The bridge was made in 1912 from modern materials (stone arches and reinforced concrete) but the most interesting feature is that is only open to pedestrians and cyclists. So I took a small detour over the bridge to the village of Seythenex and took in the views of the valley below before returning via a small road not visible in the picture that is under the first arch. There is also a waterfall and cave here to explore, but cycling shoes rule out exploring by foot.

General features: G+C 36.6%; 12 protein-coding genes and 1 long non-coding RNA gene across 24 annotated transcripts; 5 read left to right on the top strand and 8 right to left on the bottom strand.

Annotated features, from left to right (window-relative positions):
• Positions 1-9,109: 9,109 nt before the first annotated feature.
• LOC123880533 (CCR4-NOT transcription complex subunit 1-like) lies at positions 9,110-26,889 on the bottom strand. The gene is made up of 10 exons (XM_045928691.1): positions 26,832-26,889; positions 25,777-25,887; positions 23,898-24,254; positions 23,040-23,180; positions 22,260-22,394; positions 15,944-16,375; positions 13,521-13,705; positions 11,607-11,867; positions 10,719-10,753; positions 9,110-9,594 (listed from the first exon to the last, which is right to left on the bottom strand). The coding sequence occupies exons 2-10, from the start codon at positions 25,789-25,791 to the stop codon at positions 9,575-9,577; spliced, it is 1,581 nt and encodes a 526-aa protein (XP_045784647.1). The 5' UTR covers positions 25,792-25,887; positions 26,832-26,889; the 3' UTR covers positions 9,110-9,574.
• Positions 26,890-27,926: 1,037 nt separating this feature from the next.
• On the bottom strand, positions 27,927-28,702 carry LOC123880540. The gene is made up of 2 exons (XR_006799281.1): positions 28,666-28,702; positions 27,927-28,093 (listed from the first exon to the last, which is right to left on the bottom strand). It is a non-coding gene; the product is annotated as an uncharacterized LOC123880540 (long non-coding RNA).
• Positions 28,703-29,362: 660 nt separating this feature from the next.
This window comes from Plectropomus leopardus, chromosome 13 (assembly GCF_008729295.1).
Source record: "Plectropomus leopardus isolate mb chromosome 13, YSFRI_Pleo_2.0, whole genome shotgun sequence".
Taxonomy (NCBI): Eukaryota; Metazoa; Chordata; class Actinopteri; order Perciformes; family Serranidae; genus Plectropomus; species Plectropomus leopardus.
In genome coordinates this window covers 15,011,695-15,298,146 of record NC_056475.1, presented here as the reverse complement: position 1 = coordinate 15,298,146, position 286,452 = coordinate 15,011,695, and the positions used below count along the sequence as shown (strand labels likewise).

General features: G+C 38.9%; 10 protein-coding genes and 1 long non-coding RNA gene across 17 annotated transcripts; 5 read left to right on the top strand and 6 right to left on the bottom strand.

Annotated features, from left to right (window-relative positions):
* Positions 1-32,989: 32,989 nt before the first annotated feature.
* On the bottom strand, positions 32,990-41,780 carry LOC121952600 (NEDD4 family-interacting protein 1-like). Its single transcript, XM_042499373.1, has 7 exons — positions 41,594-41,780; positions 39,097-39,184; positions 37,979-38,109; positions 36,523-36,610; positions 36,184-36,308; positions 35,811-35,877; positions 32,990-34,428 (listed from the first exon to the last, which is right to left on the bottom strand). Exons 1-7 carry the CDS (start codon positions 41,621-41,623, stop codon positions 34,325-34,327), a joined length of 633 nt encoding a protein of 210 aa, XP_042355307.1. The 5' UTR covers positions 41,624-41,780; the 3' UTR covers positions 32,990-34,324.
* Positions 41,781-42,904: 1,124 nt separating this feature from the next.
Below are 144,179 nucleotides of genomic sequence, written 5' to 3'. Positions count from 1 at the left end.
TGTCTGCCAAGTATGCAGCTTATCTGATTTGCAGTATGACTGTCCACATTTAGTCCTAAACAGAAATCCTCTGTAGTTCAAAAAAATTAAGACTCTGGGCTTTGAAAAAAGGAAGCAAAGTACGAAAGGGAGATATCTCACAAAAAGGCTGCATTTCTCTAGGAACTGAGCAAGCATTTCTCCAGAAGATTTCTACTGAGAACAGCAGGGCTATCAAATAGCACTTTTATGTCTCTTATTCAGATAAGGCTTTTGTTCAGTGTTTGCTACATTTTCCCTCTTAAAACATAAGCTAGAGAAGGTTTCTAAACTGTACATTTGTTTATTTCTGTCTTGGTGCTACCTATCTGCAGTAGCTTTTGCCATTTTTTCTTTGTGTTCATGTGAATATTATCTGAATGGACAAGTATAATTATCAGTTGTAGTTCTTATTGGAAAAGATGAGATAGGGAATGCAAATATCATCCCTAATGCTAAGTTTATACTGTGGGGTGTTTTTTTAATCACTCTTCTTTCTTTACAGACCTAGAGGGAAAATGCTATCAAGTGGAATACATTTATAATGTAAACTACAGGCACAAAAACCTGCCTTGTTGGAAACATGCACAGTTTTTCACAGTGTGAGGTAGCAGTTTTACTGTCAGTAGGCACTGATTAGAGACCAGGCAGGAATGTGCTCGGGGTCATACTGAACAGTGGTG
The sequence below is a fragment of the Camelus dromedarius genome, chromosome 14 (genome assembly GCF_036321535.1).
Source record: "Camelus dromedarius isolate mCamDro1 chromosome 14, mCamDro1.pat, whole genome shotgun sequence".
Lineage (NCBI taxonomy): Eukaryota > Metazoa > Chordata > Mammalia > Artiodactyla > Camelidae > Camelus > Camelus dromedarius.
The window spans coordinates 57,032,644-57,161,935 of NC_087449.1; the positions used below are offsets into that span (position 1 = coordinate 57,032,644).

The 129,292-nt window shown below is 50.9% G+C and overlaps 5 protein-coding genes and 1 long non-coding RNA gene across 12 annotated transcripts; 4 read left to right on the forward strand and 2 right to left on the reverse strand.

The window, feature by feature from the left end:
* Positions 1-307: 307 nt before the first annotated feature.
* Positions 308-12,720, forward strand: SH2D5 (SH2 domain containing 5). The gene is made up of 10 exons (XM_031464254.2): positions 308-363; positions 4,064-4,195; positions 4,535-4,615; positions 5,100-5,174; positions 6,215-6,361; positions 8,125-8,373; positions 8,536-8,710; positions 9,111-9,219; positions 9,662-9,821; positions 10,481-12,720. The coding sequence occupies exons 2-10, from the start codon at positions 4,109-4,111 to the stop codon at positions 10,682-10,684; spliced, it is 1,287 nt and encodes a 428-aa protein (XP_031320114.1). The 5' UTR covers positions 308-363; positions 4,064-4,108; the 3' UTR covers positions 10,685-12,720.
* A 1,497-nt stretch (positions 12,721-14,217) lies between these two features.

I then continued my descent into Faverges, avoiding the scene of last year's accident, and re-united myself with the Piste Cyclabe for the short trip to Doussard. Rather than continue to Annecy directly, I took a detour around the western shore of the lake. Well, I did promise to see how developed the cycle route was around this side of the lake. It starts with a 500m stretch from the main Piste that dives under the main road in a new underpass - back home we would be lucky to get a set of traffic lights to help cross. The piste disappears for a few km and you must ride on the road until the village of Balmettes. There is space in some areas to build a cycle path or widen the road to include designated cycle lanes, but this would involve cutting away some embankment which may make the hillside unstable, but I'm sure they will do something soon. From Balmettes to Talloires there is a separate cycle lane - the old walkway seems to the be the main casualty, but pedestrians still have a narrow strip between the cycleway and the lake.